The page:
I wonder what was going through the warped mind of Leicester City’s chairman when he sacked the history-making Claudio Ranieri earlier today. Whatever it was, it can’t have been guilt or compassion. Likewise, I would love to have seen poor Ranieri’s reaction to what will surely go down as the most unfair and most callous Premier League sacking this generation will ever see.
He brought the Premier League crown to the King Power stadium and etched the names of his players into the history books forever. The feat was easily the most remarkable story to come out of football since the Hillsborough tragedy of 1989. It showed smaller clubs, and fans, the world over that money was indeed not everything. It proved that to break into the crop of top Premier League teams was achievable even by the written off.
Whatever your club’s colours, today is a dark day for football. One has to wonder where simple human values, like fairness and decency, and giving your fellow man a second chance lie in the modern era. For his wondrous efforts last season, Ranieri deserved the chance to re-promote Leicester in the (now highly likely) event of relegation, or if he managed to keep them up, then the funds to compete or improve for next season.
Of course, the irony is that Ranieri is now a victim of his own success. Success he brought to a club used to battling it out for promotion in the Championship and relegation in the Premier League. His dismissal, unspeakably cruel and thoroughly undeserved even if Leicester are struggling this season, exposes the uncomfortable fact that football is now run by the impatient, the disloyal and the heartless.
The only comforting part of the news was my renewed faith in and respect for the values expressed by my own team, Arsenal: a focus on the bigger picture, loyalty and having a long-term vision. These aspects to the club are frequently derided, but in times such as this it is worth thinking about the merit that they still have in football. This, if any, is the comparison that Arsenal fans ought to be making.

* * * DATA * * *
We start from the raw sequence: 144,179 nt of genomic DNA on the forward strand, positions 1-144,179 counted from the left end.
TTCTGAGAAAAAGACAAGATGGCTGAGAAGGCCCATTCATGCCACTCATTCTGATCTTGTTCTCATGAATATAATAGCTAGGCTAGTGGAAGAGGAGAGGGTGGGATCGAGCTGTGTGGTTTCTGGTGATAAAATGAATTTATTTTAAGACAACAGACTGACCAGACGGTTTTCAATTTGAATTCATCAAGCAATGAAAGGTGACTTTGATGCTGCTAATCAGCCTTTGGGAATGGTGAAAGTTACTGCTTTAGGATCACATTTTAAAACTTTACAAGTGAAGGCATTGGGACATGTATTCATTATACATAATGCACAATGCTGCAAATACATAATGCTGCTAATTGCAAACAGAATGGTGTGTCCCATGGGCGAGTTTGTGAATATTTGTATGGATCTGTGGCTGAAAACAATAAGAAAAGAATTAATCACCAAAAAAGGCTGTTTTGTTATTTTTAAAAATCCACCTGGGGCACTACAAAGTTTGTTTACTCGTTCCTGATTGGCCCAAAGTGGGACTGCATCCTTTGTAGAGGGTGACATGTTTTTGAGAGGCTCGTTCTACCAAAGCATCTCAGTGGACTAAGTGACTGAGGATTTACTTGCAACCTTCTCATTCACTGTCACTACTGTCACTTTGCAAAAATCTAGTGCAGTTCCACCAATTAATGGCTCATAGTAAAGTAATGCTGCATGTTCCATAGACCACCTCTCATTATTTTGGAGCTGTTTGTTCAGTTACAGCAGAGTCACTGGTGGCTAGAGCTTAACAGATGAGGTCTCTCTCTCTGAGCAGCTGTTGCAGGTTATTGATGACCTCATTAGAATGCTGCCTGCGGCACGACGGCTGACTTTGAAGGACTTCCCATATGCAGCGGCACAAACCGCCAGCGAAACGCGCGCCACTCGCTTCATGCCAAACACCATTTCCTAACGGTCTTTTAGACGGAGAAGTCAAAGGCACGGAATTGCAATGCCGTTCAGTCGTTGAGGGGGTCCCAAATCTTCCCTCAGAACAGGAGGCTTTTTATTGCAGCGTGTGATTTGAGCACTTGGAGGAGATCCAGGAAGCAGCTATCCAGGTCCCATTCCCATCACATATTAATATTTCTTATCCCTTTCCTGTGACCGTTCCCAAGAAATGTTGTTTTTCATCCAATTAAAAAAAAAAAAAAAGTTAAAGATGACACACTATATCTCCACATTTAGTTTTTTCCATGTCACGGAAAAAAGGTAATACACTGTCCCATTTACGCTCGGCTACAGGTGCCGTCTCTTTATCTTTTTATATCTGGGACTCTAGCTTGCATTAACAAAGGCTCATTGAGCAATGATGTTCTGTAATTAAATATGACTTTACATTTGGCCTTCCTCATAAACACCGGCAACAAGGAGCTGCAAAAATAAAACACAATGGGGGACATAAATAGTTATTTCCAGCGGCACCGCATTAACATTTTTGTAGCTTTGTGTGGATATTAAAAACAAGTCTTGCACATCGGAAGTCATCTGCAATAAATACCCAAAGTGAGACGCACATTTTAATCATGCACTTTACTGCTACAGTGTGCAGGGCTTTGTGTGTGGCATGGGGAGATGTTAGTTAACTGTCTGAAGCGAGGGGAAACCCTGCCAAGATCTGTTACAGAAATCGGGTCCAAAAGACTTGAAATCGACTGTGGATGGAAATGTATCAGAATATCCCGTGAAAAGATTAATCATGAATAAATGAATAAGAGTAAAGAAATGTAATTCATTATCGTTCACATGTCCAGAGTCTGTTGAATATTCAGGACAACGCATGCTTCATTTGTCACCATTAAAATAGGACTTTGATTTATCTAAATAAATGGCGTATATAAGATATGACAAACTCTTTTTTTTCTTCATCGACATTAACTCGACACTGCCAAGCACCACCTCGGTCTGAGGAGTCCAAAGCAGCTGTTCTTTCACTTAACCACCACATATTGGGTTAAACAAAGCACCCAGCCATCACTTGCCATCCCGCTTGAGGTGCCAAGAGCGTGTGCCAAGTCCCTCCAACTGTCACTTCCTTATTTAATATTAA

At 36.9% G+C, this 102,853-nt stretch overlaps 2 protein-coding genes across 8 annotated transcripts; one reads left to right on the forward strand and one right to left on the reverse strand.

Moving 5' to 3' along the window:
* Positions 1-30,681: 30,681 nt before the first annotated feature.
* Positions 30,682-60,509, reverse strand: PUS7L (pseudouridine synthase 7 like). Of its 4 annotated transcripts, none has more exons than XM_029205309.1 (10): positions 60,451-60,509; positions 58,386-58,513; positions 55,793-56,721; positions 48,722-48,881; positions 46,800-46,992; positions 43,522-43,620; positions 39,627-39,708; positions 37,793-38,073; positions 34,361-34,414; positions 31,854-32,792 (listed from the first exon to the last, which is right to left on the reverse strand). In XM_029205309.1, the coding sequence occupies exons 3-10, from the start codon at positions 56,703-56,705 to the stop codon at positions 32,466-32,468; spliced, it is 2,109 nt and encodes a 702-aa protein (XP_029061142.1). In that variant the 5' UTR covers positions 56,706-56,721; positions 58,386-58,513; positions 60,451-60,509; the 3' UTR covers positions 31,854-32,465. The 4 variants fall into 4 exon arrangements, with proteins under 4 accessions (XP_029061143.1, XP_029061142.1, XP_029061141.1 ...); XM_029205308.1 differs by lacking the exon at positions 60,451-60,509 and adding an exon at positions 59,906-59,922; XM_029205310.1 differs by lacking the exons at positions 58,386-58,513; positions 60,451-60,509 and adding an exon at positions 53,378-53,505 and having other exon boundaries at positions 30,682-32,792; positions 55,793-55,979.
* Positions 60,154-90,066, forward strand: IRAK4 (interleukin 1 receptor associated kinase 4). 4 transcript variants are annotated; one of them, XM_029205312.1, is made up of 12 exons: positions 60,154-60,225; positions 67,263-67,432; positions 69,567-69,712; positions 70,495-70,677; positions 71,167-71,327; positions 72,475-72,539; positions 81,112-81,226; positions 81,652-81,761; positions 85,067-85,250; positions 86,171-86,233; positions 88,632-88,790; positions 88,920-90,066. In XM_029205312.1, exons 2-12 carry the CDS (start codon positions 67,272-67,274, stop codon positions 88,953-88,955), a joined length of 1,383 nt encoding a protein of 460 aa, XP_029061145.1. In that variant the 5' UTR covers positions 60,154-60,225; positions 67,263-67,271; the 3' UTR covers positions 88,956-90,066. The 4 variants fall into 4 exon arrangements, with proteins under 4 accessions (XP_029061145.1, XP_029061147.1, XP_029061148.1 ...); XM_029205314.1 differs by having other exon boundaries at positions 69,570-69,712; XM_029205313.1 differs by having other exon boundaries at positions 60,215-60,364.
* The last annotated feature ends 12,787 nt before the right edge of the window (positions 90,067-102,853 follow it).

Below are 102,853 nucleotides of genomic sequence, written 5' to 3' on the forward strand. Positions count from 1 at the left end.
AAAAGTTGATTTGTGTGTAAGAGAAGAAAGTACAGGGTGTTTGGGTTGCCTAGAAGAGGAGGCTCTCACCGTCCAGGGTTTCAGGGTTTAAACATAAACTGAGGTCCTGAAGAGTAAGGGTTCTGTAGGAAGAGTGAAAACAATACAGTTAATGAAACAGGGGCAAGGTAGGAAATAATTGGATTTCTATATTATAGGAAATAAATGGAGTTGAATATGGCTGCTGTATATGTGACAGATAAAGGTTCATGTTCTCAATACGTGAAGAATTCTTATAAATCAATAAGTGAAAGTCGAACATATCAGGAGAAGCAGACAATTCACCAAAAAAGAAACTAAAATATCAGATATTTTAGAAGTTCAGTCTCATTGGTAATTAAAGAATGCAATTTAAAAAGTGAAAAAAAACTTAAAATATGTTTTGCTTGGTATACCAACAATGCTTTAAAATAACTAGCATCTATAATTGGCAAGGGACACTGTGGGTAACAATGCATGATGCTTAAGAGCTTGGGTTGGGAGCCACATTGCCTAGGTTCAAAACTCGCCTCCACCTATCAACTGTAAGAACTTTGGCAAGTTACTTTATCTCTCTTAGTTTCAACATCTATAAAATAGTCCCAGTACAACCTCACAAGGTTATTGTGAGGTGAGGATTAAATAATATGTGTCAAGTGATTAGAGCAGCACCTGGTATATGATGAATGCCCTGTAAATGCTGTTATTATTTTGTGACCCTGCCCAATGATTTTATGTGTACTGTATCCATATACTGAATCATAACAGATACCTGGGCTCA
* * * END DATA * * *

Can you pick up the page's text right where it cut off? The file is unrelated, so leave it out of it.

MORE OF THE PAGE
Arsenal’s noisy Twitter contingent, ever in the mood to make a story all about them, have been quick to use today’s news to take unwarranted jabs at Arsene Wenger, who – as I shall reiterate – I do not think is the man to take the club forward. ‘Ranieri sacked 9 months after overachieving with Leicester, Wenger still in a job after 13 years of underachievement’. This is a false distinction and an unnecessary comparison. I think this for two reasons.
Firstly, 13 years of ‘underachievement’ is blowing things a little out of proportion. Bigger clubs entered the sphere of ‘top teams’ and did so wielding huge financial resources. Arsenal struggled to adapt in this period, admittedly, but also had financial restrictions and the loss of big players of their own to deal with.
Secondly, it is precisely the lack of loyalty and shocking impatience that, in the context of things, should be the focus of today’s anger. This is not to say that Wenger hasn’t made mistakes and should necessarily remain at the helm for another ten years, but Ranieri’s sacking should serve a powerful reminder of the inherent value in fairness and gratitude. It is Leicester’s board, not Arsenal’s, that have it wrong on loyalty.
The odds on Leicester winning the league last season were 5000-1. After today, the odds on any manager staying at a club for more than eighteen months will be roughly the same.